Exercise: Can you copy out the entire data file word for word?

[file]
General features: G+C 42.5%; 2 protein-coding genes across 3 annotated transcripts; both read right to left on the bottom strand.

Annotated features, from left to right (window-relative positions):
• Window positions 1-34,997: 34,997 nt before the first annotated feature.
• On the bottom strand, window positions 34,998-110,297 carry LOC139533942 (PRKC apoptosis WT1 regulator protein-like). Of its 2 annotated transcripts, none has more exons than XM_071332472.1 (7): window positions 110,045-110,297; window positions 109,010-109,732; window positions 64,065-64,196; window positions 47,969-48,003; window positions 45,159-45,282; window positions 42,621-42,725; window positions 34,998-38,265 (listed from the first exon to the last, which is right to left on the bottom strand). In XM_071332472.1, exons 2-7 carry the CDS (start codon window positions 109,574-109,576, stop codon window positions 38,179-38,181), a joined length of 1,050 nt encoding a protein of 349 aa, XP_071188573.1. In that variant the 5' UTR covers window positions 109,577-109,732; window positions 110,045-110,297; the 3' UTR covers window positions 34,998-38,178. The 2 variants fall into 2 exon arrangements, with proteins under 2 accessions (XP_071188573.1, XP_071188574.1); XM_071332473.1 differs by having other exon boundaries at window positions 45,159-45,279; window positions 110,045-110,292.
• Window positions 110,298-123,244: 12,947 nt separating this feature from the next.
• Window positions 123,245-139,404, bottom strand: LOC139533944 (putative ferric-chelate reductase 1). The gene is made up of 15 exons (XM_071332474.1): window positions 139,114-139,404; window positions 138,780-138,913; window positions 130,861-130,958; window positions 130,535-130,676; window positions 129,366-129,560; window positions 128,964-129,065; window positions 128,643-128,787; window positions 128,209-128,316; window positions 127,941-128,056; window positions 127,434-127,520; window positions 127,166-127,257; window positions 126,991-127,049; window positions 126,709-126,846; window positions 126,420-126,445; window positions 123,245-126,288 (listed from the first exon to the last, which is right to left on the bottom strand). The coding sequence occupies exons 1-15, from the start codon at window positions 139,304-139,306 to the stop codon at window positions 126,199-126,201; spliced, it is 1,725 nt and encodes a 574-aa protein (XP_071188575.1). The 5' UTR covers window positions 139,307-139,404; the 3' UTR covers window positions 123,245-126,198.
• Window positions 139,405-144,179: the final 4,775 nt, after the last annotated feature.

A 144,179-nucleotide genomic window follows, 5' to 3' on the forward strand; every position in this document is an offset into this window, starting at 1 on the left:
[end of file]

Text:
General features: G+C 42.5%; 2 protein-coding genes across 3 annotated transcripts; both read right to left on the bottom strand.

Annotated features, from left to right (window-relative positions):
• Window positions 1-34,997: 34,997 nt before the first annotated feature.
• On the bottom strand, window positions 34,998-110,297 carry LOC139533942 (PRKC apoptosis WT1 regulator protein-like). Of its 2 annotated transcripts, none has more exons than XM_071332472.1 (7): window positions 110,045-110,297; window positions 109,010-109,732; window positions 64,065-64,196; window positions 47,969-48,003; window positions 45,159-45,282; window positions 42,621-42,725; window positions 34,998-38,265 (listed from the first exon to the last, which is right to left on the bottom strand). In XM_071332472.1, exons 2-7 carry the CDS (start codon window positions 109,574-109,576, stop codon window positions 38,179-38,181), a joined length of 1,050 nt encoding a protein of 349 aa, XP_071188573.1. In that variant the 5' UTR covers window positions 109,577-109,732; window positions 110,045-110,297; the 3' UTR covers window positions 34,998-38,178. The 2 variants fall into 2 exon arrangements, with proteins under 2 accessions (XP_071188573.1, XP_071188574.1); XM_071332473.1 differs by having other exon boundaries at window positions 45,159-45,279; window positions 110,045-110,292.
• Window positions 110,298-123,244: 12,947 nt separating this feature from the next.
• Window positions 123,245-139,404, bottom strand: LOC139533944 (putative ferric-chelate reductase 1). The gene is made up of 15 exons (XM_071332474.1): window positions 139,114-139,404; window positions 138,780-138,913; window positions 130,861-130,958; window positions 130,535-130,676; window positions 129,366-129,560; window positions 128,964-129,065; window positions 128,643-128,787; window positions 128,209-128,316; window positions 127,941-128,056; window positions 127,434-127,520; window positions 127,166-127,257; window positions 126,991-127,049; window positions 126,709-126,846; window positions 126,420-126,445; window positions 123,245-126,288 (listed from the first exon to the last, which is right to left on the bottom strand). The coding sequence occupies exons 1-15, from the start codon at window positions 139,304-139,306 to the stop codon at window positions 126,199-126,201; spliced, it is 1,725 nt and encodes a 574-aa protein (XP_071188575.1). The 5' UTR covers window positions 139,307-139,404; the 3' UTR covers window positions 123,245-126,198.
• Window positions 139,405-144,179: the final 4,775 nt, after the last annotated feature.

A 144,179-nucleotide genomic window follows, 5' to 3' on the forward strand; every position in this document is an offset into this window, starting at 1 on the left: